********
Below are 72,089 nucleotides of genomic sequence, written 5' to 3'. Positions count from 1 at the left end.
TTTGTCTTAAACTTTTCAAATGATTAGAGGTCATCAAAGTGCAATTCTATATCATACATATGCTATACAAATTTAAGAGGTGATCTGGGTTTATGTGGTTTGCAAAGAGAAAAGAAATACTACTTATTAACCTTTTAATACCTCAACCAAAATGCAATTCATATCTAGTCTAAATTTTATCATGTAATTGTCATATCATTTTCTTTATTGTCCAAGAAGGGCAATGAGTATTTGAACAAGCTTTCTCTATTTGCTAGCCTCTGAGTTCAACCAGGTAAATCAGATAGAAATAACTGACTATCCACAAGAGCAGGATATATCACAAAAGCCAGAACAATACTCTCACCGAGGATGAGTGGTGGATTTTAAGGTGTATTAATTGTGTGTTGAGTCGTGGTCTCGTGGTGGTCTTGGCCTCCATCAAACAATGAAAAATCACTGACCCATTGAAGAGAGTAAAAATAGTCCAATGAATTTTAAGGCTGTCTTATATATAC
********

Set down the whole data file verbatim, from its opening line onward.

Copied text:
Below are 72,089 nucleotides of genomic sequence, written 5' to 3'. Positions count from 1 at the left end.
TTTGTCTTAAACTTTTCAAATGATTAGAGGTCATCAAAGTGCAATTCTATATCATACATATGCTATACAAATTTAAGAGGTGATCTGGGTTTATGTGGTTTGCAAAGAGAAAAGAAATACTACTTATTAACCTTTTAATACCTCAACCAAAATGCAATTCATATCTAGTCTAAATTTTATCATGTAATTGTCATATCATTTTCTTTATTGTCCAAGAAGGGCAATGAGTATTTGAACAAGCTTTCTCTATTTGCTAGCCTCTGAGTTCAACCAGGTAAATCAGATAGAAATAACTGACTATCCACAAGAGCAGGATATATCACAAAAGCCAGAACAATACTCTCACCGAGGATGAGTGGTGGATTTTAAGGTGTATTAATTGTGTGTTGAGTCGTGGTCTCGTGGTGGTCTTGGCCTCCATCAAACAATGAAAAATCACTGACCCATTGAAGAGAGTAAAAATAGTCCAATGAATTTTAAGGCTGTCTTATATATAC